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11th Mar 2022

Sarah Everard: Met Police breached the rights of vigil organisers, court rules

April Curtin


The Met told vigil organisers they could face £10,000 fines if the event went ahead

The Metropolitan Police breached the rights of a group that planned to hold a vigil for Sarah Everard last year, a court has ruled.

Reclaim These Streets (RTS) on Friday tweeted that it felt “vindicated” by the High Court’s decision against the Met who it claimed showed “total disregard for women’s human rights to assembly and expression”.

RTS took the Met to court after it warned the group not to hold a memorial event for Everard who was kidnapped, raped, and murdered by serving Met Police officer Wayne Couzens in March 2021.

In a statement on Friday morning, RTS described the judgement as “a victory for women”.

“Last March, women’s voices were silenced. Today’s judgment conclusively shows that the police were wrong to silence us,” it said.

The group explained how, following Everard’s death, women needed a space to come together, grieve and protest against the violence that women face every day.

“We couldn’t have imagined the far-reaching implications of our decision to organise,” they said.

The Met threatened RTS organisers with £10,000 fines, claiming a vigil would breach the lockdown rules that were in place at the time. RTS withdrew the event, which was also intended to be a protest against violence against women, however, a spontaneous vigil went ahead anyway.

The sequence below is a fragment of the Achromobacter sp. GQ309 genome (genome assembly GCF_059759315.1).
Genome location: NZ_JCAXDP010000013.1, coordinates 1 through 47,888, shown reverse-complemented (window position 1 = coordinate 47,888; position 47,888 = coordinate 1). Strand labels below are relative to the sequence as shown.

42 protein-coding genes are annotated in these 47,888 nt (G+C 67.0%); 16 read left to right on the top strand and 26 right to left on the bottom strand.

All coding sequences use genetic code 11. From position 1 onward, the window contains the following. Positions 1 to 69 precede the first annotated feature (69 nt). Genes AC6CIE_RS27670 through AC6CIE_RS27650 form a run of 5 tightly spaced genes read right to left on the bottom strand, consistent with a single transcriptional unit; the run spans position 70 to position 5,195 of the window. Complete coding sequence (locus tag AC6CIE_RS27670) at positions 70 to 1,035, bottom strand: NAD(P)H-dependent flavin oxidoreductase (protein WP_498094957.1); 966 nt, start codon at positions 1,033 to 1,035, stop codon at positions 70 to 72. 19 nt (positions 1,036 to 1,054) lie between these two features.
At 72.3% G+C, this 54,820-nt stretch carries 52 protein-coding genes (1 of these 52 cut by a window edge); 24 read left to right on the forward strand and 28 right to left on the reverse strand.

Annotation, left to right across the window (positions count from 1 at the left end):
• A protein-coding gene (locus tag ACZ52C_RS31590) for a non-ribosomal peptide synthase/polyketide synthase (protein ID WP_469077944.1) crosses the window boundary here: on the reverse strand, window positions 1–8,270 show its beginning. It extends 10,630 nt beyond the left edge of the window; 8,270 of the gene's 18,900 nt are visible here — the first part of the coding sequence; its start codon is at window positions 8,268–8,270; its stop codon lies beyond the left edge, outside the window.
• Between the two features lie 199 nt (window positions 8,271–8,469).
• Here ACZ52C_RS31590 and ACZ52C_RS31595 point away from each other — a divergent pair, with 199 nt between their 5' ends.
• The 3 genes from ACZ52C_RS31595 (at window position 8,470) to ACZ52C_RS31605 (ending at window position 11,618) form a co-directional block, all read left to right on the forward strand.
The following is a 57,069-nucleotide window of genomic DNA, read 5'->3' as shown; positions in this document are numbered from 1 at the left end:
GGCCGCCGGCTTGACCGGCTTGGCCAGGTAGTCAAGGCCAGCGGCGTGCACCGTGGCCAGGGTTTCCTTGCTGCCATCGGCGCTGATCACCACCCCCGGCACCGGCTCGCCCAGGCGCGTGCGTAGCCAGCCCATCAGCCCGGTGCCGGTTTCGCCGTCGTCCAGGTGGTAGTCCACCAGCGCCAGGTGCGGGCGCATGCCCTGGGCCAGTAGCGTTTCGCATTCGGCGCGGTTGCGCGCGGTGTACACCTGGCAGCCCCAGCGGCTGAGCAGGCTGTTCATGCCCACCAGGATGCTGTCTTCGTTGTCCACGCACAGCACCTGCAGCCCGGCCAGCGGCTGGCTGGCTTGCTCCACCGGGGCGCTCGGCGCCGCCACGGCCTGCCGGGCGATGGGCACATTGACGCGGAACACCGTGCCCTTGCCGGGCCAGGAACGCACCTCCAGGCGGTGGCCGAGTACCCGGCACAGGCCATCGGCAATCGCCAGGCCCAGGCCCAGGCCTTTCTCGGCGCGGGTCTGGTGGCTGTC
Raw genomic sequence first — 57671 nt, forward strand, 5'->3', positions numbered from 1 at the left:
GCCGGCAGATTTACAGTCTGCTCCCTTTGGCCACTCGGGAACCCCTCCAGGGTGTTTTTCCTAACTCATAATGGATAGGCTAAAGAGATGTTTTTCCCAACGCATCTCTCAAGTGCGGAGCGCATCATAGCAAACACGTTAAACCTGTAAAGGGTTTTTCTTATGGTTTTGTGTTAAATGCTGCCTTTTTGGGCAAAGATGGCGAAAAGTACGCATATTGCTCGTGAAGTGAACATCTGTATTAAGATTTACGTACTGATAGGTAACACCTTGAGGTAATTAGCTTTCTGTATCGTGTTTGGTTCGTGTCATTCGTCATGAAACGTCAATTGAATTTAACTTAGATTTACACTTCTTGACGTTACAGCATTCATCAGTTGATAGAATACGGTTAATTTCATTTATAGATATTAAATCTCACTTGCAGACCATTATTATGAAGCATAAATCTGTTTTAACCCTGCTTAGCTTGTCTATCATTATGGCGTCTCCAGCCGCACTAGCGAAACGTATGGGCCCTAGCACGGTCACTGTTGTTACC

Lord Justice Warby and Mr Justice Holgate on Friday ruled in favour of RTS, finding that the Met’s decisions in the run-up to the event were “not in accordance with the law”.

RTS said the judgment sets “a powerful precedent for protest rights.”

Protestors demonstrate outside Scotland Yard over the treatment of people by police at the Sarah Everard vigil the day before on March 14, 2021 (Getty)

The group had proposed a socially distanced vigil for the 33-year-old near to where she went missing in Clapham, south London, on 3 March while walking home.

After withdrawing their plans, the four women who founded RTS, launched a legal challenge against the Met.

Lawyers for RTS organisers Jessica Leigh, Anna Birley, Henna Shah, and Jamie Klingler, argued the Met’s handling of the cancelled event breached their human rights to freedom of speech and assembly, the BBC earlier reported.

Their lawyers told the High Court that notes of a Met gold command meeting the day before the proposed event included a statement that “we are seen as the bad guys at the moment and we don’t want to aggravate this”, the broadcaster reported in January.

The verdict comes as the government looks set to give police greater powers to curb protests, as part of the Police, Courts, Sentencing and Crime Bill.

Groups such as Reclaim These Streets and Sisters Uncut continue to protest against this.

RTS said they hope the ruling “reminds everyone the importance of upholding our human rights”.

“We believe it sets an important precedent for future protests and the way they are policed,” they added.

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Sarah Everard